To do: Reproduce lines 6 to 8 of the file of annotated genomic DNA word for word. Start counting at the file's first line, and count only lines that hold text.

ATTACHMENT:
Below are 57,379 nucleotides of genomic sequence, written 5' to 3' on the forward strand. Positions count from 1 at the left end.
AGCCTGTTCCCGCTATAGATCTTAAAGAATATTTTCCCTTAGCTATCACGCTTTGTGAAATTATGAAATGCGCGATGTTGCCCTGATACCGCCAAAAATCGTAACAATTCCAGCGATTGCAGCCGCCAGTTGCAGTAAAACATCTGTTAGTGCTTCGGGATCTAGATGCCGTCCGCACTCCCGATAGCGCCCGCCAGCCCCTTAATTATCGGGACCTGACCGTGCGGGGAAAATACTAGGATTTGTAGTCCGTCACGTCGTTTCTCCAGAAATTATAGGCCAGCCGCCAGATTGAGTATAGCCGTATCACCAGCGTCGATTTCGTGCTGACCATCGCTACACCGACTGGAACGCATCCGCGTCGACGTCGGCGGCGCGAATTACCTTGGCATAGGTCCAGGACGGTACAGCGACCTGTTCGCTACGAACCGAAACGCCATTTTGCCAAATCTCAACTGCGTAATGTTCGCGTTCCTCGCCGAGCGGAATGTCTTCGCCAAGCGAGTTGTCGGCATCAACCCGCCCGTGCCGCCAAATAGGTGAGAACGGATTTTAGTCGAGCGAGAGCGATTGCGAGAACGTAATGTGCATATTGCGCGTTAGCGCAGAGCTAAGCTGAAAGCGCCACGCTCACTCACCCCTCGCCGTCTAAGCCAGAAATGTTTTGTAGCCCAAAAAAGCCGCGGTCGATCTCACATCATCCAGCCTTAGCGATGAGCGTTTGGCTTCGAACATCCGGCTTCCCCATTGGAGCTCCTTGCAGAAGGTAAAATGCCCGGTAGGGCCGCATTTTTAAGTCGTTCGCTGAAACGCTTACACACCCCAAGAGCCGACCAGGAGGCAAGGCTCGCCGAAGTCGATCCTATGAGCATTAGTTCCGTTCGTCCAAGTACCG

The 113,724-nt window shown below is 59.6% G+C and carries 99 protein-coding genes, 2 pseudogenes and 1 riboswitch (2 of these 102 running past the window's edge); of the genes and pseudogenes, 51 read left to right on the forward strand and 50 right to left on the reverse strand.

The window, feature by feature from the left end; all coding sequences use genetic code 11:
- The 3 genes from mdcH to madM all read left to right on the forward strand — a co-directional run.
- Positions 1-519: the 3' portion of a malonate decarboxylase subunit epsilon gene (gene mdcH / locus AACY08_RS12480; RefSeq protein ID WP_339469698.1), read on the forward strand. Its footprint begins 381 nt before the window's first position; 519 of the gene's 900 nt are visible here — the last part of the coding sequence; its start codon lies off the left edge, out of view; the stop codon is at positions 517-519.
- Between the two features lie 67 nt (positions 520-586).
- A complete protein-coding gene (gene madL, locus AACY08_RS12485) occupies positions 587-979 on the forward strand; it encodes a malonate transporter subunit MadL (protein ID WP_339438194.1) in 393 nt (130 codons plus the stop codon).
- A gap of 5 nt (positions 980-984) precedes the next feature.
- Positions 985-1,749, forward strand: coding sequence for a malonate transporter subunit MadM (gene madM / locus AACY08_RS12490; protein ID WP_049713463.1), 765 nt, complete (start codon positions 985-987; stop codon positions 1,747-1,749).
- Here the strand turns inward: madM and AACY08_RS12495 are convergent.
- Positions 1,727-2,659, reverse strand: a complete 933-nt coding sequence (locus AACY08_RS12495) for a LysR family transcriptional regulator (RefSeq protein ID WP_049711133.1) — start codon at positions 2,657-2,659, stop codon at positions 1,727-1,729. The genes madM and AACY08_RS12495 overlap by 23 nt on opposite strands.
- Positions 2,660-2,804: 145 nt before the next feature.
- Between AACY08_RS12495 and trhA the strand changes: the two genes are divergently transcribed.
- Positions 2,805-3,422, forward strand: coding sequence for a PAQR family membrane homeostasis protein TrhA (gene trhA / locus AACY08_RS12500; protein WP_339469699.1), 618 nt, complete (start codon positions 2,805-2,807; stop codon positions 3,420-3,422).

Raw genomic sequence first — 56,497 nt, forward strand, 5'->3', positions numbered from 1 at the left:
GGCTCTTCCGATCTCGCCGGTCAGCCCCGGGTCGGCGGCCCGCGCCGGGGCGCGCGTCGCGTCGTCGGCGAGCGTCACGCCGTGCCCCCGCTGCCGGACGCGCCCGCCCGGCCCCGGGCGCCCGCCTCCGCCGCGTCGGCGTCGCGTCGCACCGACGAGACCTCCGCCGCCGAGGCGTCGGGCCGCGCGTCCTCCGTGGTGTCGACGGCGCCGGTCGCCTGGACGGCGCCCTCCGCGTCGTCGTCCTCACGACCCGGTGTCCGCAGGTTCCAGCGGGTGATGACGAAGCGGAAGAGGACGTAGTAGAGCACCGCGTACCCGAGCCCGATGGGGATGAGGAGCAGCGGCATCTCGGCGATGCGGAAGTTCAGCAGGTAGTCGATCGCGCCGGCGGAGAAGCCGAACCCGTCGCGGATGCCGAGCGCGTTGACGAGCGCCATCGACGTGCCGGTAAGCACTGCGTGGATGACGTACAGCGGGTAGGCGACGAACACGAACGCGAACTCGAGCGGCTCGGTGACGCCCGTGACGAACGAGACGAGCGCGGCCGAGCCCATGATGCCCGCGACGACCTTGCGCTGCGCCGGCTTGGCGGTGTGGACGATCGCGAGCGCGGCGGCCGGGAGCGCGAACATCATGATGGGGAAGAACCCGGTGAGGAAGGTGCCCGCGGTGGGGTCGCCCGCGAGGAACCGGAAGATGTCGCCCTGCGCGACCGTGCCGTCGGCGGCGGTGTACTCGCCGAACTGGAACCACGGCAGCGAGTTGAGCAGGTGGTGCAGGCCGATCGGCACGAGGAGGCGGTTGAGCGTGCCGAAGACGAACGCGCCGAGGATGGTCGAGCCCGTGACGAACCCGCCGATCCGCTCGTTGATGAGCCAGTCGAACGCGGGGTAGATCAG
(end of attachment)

- Positions 1-519: the 3' portion of a malonate decarboxylase subunit epsilon gene (gene mdcH / locus AACY08_RS12480; RefSeq protein ID WP_339469698.1), read on the forward strand. Its footprint begins 381 nt before the window's first position; 519 of the gene's 900 nt are visible here — the last part of the coding sequence; its start codon lies off the left edge, out of view; the stop codon is at positions 517-519.
- Between the two features lie 67 nt (positions 520-586).
- A complete protein-coding gene (gene madL, locus AACY08_RS12485) occupies positions 587-979 on the forward strand; it encodes a malonate transporter subunit MadL (protein ID WP_339438194.1) in 393 nt (130 codons plus the stop codon).